Keeping poetry out of the workplace means keeping our humanity out of the workplace.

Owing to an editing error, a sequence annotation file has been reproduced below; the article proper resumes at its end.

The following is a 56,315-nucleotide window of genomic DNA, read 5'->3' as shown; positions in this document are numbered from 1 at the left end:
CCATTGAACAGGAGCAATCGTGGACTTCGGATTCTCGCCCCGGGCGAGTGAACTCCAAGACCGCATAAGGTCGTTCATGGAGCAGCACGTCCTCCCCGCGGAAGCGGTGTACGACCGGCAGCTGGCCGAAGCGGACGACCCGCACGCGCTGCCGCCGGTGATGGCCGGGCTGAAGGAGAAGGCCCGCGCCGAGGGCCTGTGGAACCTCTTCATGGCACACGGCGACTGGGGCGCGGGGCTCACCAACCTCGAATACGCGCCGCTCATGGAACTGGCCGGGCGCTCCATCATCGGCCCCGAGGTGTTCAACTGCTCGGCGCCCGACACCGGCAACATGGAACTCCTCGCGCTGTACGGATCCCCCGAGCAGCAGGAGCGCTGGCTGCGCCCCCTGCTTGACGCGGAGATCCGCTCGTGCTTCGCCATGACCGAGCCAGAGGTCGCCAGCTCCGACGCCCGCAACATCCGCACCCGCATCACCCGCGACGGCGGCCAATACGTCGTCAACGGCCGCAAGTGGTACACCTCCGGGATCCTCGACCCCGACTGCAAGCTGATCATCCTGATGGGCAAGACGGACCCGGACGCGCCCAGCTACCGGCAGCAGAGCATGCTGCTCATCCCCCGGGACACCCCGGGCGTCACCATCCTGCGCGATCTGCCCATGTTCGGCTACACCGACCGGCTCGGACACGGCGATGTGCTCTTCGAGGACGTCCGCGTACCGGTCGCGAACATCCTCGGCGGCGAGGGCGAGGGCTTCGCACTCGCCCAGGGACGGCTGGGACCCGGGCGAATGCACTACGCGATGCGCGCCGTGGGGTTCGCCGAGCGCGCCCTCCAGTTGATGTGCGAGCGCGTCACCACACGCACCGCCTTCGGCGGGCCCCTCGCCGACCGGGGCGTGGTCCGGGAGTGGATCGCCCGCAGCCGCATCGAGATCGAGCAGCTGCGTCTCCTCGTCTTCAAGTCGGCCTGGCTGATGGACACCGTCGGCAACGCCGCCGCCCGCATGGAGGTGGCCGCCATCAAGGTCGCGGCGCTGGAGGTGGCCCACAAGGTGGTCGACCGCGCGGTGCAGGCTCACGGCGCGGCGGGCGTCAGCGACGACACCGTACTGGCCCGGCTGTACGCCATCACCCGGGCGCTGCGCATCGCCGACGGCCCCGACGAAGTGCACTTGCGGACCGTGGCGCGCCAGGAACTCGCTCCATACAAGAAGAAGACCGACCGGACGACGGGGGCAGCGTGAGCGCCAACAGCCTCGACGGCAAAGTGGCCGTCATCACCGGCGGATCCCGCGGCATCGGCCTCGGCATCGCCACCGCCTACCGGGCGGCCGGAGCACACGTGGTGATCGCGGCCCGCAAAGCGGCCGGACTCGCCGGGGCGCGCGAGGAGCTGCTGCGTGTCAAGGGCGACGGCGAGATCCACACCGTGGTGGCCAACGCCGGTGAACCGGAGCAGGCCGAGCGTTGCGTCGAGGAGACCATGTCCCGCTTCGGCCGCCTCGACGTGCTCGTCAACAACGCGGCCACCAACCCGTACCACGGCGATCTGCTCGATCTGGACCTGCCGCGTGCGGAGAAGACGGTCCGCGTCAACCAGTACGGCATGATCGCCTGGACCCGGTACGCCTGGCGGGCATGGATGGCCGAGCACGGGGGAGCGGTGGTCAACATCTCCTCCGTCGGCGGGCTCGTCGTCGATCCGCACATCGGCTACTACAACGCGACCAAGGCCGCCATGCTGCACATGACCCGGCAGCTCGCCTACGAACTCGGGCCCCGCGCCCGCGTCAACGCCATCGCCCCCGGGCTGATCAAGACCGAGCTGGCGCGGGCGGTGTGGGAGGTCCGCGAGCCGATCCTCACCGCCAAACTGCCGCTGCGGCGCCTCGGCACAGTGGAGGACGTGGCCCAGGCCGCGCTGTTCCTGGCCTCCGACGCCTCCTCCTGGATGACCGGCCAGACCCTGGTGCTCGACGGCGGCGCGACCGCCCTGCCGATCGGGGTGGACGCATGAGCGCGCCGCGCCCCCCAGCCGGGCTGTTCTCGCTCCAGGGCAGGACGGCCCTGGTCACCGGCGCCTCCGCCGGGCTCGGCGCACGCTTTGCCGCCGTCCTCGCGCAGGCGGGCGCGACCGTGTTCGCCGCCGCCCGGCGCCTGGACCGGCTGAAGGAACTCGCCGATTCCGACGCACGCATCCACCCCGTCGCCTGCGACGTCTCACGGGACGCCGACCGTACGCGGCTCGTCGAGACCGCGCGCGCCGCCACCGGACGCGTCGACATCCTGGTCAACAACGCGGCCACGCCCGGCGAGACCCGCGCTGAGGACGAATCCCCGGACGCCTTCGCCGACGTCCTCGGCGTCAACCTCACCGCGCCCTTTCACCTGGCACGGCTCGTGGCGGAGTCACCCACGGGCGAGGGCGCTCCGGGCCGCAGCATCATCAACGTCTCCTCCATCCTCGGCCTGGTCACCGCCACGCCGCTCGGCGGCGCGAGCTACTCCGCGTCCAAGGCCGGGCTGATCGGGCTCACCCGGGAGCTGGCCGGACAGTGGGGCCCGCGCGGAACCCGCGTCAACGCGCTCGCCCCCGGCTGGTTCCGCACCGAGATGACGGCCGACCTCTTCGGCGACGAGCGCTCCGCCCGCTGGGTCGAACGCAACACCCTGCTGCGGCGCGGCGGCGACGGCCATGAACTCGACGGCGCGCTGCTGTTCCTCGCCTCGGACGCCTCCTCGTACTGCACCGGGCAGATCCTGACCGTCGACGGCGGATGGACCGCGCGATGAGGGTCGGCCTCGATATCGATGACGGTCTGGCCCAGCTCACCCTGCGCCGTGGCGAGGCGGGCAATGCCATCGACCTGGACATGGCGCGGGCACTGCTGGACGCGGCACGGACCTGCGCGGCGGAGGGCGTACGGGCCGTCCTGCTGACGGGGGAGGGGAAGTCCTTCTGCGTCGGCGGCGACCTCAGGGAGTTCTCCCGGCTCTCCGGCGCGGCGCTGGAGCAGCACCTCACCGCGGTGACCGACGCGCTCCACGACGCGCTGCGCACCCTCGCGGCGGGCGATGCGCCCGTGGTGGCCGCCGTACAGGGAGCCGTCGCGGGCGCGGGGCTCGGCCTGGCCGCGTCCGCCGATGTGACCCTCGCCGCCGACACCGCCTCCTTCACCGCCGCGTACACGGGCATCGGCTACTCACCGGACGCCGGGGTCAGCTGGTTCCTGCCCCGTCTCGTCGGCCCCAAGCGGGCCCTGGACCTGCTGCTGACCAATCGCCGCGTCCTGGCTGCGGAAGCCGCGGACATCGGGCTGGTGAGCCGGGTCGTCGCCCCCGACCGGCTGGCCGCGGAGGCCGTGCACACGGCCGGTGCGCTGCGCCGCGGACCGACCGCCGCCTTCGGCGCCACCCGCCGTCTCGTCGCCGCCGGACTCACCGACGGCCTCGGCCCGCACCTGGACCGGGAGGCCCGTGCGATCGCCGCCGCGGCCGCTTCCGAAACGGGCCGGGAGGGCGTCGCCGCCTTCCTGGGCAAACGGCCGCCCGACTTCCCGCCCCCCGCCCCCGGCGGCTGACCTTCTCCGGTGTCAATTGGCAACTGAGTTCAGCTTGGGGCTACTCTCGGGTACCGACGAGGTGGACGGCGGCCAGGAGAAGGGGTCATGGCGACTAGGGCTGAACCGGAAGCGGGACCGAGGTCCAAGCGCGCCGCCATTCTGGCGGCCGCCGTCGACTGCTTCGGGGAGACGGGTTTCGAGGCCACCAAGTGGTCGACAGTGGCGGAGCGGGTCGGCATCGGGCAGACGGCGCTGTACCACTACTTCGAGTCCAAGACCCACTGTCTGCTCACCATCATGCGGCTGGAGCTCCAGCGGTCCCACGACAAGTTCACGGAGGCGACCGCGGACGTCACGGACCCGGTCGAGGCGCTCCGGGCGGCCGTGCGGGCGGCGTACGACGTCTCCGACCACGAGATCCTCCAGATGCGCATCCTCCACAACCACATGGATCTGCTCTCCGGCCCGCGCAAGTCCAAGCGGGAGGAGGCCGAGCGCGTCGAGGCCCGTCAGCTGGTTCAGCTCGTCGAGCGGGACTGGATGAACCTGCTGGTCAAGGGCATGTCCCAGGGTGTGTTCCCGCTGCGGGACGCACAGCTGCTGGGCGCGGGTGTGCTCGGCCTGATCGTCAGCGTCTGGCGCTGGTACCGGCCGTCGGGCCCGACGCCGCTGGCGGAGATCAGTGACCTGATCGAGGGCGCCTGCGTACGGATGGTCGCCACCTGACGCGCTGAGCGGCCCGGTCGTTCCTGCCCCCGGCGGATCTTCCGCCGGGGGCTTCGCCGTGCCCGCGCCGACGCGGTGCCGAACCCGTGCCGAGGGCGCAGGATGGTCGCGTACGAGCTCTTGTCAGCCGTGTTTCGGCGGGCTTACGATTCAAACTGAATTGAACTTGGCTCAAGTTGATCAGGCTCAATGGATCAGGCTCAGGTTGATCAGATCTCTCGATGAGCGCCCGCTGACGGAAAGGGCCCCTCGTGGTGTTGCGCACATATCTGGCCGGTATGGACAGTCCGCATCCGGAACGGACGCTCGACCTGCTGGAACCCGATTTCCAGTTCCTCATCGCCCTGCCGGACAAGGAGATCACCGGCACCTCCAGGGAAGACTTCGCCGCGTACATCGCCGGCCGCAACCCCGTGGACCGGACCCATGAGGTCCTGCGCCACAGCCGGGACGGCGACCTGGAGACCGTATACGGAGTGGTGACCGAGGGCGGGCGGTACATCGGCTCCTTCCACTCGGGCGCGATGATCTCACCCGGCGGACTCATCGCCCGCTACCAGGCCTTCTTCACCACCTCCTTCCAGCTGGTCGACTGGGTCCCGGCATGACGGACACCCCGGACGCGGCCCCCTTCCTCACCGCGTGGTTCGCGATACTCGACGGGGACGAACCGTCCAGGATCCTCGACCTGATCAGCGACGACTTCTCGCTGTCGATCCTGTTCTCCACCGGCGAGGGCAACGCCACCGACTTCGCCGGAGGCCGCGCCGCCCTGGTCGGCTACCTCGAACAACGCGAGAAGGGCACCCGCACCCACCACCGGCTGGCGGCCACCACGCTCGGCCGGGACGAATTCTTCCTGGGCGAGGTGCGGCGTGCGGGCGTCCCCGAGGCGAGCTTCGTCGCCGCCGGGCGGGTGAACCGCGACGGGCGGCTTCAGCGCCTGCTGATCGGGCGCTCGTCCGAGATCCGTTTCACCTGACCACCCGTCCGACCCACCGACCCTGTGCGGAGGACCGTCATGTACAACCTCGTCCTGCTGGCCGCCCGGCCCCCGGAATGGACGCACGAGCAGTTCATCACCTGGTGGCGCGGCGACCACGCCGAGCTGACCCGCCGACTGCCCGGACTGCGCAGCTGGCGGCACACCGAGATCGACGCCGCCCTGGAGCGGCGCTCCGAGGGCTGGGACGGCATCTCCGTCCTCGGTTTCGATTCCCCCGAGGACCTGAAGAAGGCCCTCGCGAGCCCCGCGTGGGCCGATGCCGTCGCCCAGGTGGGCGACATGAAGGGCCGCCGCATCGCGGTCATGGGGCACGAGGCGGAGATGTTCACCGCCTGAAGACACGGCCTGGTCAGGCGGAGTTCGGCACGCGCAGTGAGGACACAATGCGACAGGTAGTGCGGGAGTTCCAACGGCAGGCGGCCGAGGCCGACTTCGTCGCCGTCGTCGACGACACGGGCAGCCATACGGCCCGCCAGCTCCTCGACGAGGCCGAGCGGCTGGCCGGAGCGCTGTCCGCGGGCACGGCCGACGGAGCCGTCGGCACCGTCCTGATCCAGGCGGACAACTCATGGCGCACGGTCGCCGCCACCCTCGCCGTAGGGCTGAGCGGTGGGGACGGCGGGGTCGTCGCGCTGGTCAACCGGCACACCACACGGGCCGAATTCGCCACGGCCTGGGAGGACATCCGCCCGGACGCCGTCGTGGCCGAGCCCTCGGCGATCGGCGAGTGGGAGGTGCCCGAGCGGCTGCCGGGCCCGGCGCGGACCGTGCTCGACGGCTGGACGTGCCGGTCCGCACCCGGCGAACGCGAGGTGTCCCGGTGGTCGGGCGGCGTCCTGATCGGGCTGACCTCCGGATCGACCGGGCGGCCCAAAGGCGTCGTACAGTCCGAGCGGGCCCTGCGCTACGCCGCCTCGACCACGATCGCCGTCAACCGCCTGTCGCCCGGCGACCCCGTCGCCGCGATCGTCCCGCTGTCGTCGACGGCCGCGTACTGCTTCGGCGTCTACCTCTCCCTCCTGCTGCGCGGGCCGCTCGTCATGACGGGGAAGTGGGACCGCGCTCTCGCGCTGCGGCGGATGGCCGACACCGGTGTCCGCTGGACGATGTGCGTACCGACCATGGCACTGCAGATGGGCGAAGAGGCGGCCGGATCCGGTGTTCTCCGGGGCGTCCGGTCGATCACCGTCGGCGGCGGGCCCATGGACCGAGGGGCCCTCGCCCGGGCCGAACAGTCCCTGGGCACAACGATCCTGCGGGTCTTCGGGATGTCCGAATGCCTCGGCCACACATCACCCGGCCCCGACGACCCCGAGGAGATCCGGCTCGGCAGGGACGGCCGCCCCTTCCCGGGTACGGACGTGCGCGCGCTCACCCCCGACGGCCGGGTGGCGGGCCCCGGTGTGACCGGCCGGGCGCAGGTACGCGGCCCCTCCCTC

In a remarkable blog post for the Harvard Business Review, John Coleman promoted “The Benefits of Poetry for Professionals.” In it he argued that poetry holds many lessons for business leaders: First, it “teaches us to wrestle with and simplify complexity” because “poets are our original systems thinkers.” Second, poetry can help leaders develop empathy, a critical skill for everyone wanting to understand the feelings and motivations of their stakeholders. Coleman refers to the program in Medical Humanities & Arts, which includes poetry in the curriculum as a way of enhancing empathy and compassion in doctors. He also references a study in Clare Morgan’s book What Poetry Brings to Business, stating that “poems caused readers to generate nearly twice as many alternative meanings as ‘stories,’ and poetry readers further developed greater ‘self-monitoring’ strategies that enhanced the efficacy of their thinking processes.”